A few points from me:

What is your objective of assessing the bugs in your chosen water bodies? Do you have a hypothesis to prove or disprove?

Monitoring period
This depends on your answer to point 1.

E.g. if you are trying to find out the effects of day/night on the bug community, then you probably have sample in the morning, afternoon, evening, after midnight.

Or are you trying to correlate some other parameter to the bug community?

This will be tricky if you do not want to remove any bugs from the environment. Sorting and counting will be impossible without bringing the bugs out of the water though I believe it is possible to sort/count on site as your suggested (the bugs will still have to be removed from the water environment).

However, the method you suggested (scoping out and putting back) may not work too well if you do not stir up the bottom sediments. Most bugs are found in the sediment.

Being not familiar with the locations you mentioned, I am not sure why you said that the kick seine method is not practical as it can still be used in shallow waters. Other methods include the Surber sampler, colonisation samplers (leaving something in the water for bugs to colonise) and drift sampler. Colonisation sampling and drift sampling do not require kicking and have a good chance of yielding a signicant number of bugs.

I suggest that you restrict yourself to Order level for identification rather than species level as it is difficult to even go to Family level in the field. A good guidesheet is the Aquatic key sold at Nature Niche. It is designed for Thailand's bugs though it should still work well here. Check if they have stock. If not, you may borrow from me.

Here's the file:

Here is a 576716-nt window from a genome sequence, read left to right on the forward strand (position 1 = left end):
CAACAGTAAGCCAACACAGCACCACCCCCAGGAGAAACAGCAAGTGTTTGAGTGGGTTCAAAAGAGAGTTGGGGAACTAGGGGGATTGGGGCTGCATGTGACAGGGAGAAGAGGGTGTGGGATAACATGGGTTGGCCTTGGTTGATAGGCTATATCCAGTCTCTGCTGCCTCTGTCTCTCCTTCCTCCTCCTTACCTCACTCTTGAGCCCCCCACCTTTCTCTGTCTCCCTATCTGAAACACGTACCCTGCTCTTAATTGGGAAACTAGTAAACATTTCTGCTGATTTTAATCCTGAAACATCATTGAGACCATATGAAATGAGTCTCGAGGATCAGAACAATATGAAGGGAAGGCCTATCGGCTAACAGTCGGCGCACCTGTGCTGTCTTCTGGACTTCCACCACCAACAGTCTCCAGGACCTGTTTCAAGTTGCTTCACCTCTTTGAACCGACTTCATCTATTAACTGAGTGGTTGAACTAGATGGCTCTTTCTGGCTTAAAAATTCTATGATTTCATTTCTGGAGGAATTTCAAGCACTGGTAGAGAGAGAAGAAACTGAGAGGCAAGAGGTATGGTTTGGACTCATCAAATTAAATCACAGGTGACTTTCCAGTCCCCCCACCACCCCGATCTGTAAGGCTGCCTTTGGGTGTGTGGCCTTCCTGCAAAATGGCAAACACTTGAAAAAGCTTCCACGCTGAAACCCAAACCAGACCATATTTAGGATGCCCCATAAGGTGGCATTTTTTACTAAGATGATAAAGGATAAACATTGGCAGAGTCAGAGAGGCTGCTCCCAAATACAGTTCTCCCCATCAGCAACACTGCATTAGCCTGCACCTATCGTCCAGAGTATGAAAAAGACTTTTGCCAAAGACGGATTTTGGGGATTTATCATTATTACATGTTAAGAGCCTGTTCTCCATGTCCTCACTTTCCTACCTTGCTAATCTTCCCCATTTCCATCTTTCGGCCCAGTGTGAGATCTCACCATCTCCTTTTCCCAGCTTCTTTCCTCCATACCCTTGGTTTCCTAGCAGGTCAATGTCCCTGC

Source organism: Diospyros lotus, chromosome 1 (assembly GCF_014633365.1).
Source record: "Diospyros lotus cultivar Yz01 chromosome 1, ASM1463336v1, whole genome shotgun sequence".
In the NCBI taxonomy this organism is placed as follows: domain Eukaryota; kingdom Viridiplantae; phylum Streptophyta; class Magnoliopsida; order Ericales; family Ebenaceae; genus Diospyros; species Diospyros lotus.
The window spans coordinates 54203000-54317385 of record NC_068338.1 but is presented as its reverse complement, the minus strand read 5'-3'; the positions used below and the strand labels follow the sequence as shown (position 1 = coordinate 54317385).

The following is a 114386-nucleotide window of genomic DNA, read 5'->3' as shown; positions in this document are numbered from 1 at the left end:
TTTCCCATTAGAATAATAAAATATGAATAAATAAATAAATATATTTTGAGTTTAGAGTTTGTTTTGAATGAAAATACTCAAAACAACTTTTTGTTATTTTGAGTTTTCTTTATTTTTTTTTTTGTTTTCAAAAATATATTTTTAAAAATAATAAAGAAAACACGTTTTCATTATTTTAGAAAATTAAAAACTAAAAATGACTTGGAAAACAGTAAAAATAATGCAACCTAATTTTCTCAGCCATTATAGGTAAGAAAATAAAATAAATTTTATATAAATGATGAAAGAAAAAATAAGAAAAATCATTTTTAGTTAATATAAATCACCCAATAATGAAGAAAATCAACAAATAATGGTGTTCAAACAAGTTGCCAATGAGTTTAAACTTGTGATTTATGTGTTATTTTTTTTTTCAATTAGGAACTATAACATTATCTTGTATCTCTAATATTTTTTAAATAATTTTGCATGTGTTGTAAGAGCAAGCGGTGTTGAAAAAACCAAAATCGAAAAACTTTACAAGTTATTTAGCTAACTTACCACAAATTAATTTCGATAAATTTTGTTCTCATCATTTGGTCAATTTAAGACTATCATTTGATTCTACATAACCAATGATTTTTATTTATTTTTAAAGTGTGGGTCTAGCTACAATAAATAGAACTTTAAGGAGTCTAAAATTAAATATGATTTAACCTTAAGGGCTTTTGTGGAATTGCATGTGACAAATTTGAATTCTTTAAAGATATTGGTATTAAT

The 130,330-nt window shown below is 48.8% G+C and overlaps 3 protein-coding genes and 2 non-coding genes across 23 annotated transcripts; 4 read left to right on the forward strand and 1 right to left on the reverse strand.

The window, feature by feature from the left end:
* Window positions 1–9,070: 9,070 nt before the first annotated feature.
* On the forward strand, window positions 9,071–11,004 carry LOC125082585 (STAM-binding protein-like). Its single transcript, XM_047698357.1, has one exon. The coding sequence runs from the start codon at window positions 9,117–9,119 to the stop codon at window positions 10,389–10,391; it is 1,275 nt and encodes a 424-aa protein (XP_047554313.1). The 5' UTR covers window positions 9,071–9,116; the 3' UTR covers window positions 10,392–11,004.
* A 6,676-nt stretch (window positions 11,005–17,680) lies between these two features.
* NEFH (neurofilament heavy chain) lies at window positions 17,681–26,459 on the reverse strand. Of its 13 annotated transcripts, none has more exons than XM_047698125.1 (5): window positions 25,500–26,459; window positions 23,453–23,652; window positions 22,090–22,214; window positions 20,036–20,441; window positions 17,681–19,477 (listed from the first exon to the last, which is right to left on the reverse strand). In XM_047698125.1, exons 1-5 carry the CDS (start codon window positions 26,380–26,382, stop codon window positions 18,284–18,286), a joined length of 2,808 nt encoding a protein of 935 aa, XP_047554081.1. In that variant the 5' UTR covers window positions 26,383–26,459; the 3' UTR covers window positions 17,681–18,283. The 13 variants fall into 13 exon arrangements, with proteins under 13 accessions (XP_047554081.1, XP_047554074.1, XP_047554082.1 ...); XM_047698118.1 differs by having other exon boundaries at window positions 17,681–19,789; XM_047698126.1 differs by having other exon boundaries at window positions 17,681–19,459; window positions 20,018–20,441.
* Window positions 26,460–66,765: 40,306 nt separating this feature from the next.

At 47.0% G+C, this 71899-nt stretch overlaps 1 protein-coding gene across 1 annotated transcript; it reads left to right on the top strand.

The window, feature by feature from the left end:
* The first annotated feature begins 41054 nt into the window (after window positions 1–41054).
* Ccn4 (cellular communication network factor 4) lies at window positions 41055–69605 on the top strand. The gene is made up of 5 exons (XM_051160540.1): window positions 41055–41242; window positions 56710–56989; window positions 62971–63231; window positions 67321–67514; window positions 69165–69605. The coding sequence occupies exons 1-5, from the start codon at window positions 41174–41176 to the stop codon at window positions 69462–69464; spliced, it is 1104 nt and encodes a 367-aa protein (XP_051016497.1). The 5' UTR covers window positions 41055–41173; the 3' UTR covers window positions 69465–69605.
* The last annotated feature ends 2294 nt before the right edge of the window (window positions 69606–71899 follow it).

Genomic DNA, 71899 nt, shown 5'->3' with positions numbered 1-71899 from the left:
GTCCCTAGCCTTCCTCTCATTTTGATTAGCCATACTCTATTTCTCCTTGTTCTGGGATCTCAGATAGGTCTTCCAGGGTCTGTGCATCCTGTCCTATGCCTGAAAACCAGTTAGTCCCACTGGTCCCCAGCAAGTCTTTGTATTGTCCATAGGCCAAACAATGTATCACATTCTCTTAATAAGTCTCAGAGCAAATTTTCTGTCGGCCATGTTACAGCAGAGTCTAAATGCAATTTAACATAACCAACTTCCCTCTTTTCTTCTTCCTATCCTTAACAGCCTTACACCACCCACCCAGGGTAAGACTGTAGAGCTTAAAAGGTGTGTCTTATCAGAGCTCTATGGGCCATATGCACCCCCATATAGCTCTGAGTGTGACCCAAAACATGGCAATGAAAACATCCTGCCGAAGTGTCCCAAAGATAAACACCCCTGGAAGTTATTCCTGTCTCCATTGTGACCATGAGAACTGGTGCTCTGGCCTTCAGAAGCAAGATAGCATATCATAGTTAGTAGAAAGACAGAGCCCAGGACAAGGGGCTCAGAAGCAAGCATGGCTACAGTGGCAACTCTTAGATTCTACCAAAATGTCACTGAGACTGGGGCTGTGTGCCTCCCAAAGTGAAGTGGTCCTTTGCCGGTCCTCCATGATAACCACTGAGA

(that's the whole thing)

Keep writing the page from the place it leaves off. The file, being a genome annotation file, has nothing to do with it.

Thursday, February 04, 2010

Going, going, gone - the end of Ngee Ann Stream (almost)

In preparation of a coming course on water quality, I went back to my favourite stream for a recce yesterday.

First time I ever saw an excavator clearing debris and aquatic plants from the stream though this should not be surprising. The stream often is muddy and overgrown with Hydrilla. Someone has to maintain and clear the channel for storm water collected in the Bukit Timah area to flow all the way to Pandan Reservoir.

The riparian zone next to the stream in the secondary forest has been completely cleared.

This was taken in 2008, showing the same patch of land (then forested)beyond the railway track.

The riffles are now under a wooden bridge for trucks. Both sides of the stream are not spared.

The riffles as they were in 2009.

Remainder of the secondary forest... waiting to be cleared

Even the belukar was turned into a nice field.

The beluka as it was in 2009.

A large patch of land was already cleared when this satellite photo was taken but even the small sliver of secondary forest (in red outline) bordering the stream is now gone.

I guess the property hunters will soon have another condominium to fight over.

As given in the URA Master Plan 2008, this area is planned for residential purpose.

As for me, I will continue using Ngee Ann Stream as my living classroom though I will have to alter my teaching route and miss out the wonderful shade and undulating terrain of the secondary forest.